I've had an '88 Ericson 32-200 and currently have an '88 Ericson 34. I haven't yet been near one of the Ron Holland designs, but I have studied up on them a bit. The 36C was designed with a flush deck and lines and trim quite different than the rest of the Ericsons. In the same era (late 70's to early 80's) they also produced a very similar Ericson 31C "Independence". The 36C was interesting for it's day with a separate cabin for the aft berth which also contained the chart table.

Now if I'm not the Nemo fellow that you were seeking, never mind...
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Old 08-31-2006
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CaptNero is correct that Ericson made the models that he mentions, except those are not the Ron Holland designs of the early 80s. The 31C, in particular, is a very traditional looking boat that I doubt Mr Holland would have drawn. But I'm not sure that Bruce King would have either....
The mid-to-late '80s 32 and 34 (and 38) King designed models mentioned are very nice cruising yachts indeed, but a different breed altogether from the Holland designs.
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Nero Nero Nero Nero

Typo Captn NERO,

Sorry bout that!

The 36 C and the independence are NOT a Ron Holland Design those are both Bruce King designs. The Ericson site has them under the Ron Holland Link but if you read the brochures that are there you will see they credit Bruce King.

Please note the underbodies are classic Bruce King on those two also. I have seen many examples of the Independence and two of the 36C. I have also sailed both. the Independence I would class as a character boat, cute but silly. The Cruising 36 is an interesting design with a dangerously oversize cockpit. For offshore work larger and more drains and perhaps a bridgedeck would be in order.

There were very few of these Hollands produced. You will find that while they retain the light air capablity of the King they are much stiffer as things pipe up.

Dewey
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Quote:
Originally Posted by Dewey Benson
Typo Captn NERO,

Sorry bout that!

The 36 C and the independence are NOT a Ron Holland Design those are both Bruce King designs. The Ericson site has them under the Ron Holland Link but if you read the brochures that are there you will see they credit Bruce King.

Please note the underbodies are classic Bruce King on those two also. I have seen many examples of the Independence and two of the 36C. I have also sailed both. the Independence I would class as a character boat, cute but silly. The Cruising 36 is an interesting design with a dangerously oversize cockpit. For offshore work larger and more drains and perhaps a bridgedeck would be in order.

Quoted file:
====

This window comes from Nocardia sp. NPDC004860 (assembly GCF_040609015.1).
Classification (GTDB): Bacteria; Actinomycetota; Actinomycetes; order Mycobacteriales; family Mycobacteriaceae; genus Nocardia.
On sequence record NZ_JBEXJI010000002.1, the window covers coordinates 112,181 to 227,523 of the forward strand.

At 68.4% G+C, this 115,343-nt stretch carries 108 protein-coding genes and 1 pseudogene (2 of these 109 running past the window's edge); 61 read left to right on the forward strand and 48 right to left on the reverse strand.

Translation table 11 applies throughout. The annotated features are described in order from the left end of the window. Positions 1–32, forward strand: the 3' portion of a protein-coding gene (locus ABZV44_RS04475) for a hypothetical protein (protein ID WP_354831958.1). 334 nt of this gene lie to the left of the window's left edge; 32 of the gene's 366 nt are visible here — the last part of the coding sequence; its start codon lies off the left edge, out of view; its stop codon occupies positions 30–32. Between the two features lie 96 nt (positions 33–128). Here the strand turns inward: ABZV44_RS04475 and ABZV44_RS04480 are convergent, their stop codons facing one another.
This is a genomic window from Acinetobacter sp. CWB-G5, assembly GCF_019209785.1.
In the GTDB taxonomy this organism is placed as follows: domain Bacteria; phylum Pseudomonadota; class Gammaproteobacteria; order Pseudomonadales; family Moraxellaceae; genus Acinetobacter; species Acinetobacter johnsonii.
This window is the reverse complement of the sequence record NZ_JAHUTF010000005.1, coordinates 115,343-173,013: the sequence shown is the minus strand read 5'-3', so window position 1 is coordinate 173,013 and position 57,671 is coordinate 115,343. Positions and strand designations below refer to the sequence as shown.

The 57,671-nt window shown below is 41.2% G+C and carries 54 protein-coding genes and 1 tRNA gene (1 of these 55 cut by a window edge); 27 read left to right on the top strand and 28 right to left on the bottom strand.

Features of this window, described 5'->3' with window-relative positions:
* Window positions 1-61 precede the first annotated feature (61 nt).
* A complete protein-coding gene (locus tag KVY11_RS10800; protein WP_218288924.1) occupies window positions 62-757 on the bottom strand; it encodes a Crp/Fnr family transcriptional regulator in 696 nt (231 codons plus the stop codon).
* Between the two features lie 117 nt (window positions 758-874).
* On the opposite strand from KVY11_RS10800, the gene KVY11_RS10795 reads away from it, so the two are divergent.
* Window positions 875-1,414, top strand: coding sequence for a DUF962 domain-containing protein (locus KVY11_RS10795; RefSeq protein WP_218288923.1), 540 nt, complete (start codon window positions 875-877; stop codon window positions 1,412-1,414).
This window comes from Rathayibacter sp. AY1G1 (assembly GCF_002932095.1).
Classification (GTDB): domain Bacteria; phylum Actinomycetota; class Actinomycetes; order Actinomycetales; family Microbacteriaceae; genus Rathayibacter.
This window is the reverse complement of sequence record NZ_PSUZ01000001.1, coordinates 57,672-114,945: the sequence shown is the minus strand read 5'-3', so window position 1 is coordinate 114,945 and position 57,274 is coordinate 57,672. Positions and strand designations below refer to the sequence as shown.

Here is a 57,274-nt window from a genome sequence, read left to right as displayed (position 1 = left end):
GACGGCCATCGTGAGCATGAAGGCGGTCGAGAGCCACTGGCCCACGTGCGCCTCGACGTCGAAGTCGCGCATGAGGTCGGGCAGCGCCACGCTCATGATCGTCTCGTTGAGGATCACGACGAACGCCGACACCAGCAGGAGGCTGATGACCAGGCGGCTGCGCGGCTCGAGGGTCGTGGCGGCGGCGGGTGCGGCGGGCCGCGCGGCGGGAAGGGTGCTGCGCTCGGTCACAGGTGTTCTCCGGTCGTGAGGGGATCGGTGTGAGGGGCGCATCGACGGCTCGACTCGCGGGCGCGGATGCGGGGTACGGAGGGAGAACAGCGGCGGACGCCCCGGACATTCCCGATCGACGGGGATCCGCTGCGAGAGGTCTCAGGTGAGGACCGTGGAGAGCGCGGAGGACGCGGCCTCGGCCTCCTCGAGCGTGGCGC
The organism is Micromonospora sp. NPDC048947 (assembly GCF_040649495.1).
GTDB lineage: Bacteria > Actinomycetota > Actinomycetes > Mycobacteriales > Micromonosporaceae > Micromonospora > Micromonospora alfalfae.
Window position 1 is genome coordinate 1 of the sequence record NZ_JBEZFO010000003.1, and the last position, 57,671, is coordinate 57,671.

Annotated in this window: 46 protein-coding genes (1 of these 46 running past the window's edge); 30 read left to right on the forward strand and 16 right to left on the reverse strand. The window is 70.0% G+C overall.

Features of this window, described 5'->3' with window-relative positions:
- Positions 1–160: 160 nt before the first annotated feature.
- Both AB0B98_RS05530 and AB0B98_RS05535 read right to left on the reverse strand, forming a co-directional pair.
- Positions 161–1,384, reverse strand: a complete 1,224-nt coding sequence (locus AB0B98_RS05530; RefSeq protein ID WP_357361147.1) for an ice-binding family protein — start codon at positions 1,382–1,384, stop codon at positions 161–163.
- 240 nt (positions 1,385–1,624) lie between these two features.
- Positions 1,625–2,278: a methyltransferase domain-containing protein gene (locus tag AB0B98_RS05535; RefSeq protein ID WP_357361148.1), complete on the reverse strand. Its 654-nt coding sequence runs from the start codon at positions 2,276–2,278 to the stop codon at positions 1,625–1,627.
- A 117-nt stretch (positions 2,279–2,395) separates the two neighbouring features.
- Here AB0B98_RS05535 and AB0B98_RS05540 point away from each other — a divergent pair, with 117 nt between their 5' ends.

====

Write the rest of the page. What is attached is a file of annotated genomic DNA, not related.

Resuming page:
There were very few of these Hollands produced. You will find that while they retain the light air capablity of the King they are much stiffer as things pipe up.

Dewey
Ok guys, thanks for the correction. I confused some literature between the two 36's. I'm so sorry; I certainly do apologize for that. In any case it is true that I still haven't been close to either 36. The ericsonyachts.org forum lists 5 Holland 36's in case someone wants to track one down. From a supply pespective, there are at best a few opportunities per year from the brokerages seen in Yachtworld.

Looking into this further I just saw that Marty King (Bruce's son) said that the inspiration for the 31C was that they wanted a scaled down version of the 36C so they needed the trunk cabin on the 31 instead of the flush deck of the 36C to make it manageable inside. Another interesting quote is that the late 80's 200 series (32-200, 34, 38-200) were designed based on a memo to make a more f*&#able design. My goodness.

The Ericson brochure does say that Ron Holland's 36 design was the inspiration for Dave Pedrick's Tri-axial Force Grid, so that also came out of it all. I suppose that has something to do with how they brought it in a 11,600 lbs.. Related to the late 80's Ericson TFG boats, we've noticed downward settling movement of the cabin sole in the centerline galley area of up to 1" when they are in the water. Mine is about 1/2". Sometime after launch you can see this on the base of the galley cabinet where the molding is attached to the sole and the bottom of the cabinet becomes exposed with a slightly different stain appearance. It does make one wonder about how things would go in really rough seas.

As for Bruce King, Marty recently reported that dad has retired. I was looking for his works the other day and noticed that he designed the Hinckley Sou'wester 70. Really he did, I double promise this time.